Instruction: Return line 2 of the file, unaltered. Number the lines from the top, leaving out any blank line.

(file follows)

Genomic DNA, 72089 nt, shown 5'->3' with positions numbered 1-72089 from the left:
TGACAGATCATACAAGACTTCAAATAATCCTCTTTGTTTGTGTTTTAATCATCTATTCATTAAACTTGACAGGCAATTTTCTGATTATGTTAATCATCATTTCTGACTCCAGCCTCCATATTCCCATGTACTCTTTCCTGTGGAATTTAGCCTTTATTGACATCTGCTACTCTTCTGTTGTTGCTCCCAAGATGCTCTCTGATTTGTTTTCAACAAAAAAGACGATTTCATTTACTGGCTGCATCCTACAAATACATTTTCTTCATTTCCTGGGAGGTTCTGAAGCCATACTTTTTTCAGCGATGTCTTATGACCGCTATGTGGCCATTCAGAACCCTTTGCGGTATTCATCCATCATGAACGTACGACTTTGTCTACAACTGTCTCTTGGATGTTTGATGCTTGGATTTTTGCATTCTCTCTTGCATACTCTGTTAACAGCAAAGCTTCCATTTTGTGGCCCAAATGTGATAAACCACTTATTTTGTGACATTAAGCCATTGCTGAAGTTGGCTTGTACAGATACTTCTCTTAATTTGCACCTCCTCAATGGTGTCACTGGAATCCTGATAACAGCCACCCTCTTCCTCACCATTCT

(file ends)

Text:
TGACAGATCATACAAGACTTCAAATAATCCTCTTTGTTTGTGTTTTAATCATCTATTCATTAAACTTGACAGGCAATTTTCTGATTATGTTAATCATCATTTCTGACTCCAGCCTCCATATTCCCATGTACTCTTTCCTGTGGAATTTAGCCTTTATTGACATCTGCTACTCTTCTGTTGTTGCTCCCAAGATGCTCTCTGATTTGTTTTCAACAAAAAAGACGATTTCATTTACTGGCTGCATCCTACAAATACATTTTCTTCATTTCCTGGGAGGTTCTGAAGCCATACTTTTTTCAGCGATGTCTTATGACCGCTATGTGGCCATTCAGAACCCTTTGCGGTATTCATCCATCATGAACGTACGACTTTGTCTACAACTGTCTCTTGGATGTTTGATGCTTGGATTTTTGCATTCTCTCTTGCATACTCTGTTAACAGCAAAGCTTCCATTTTGTGGCCCAAATGTGATAAACCACTTATTTTGTGACATTAAGCCATTGCTGAAGTTGGCTTGTACAGATACTTCTCTTAATTTGCACCTCCTCAATGGTGTCACTGGAATCCTGATAACAGCCACCCTCTTCCTCACCATTCT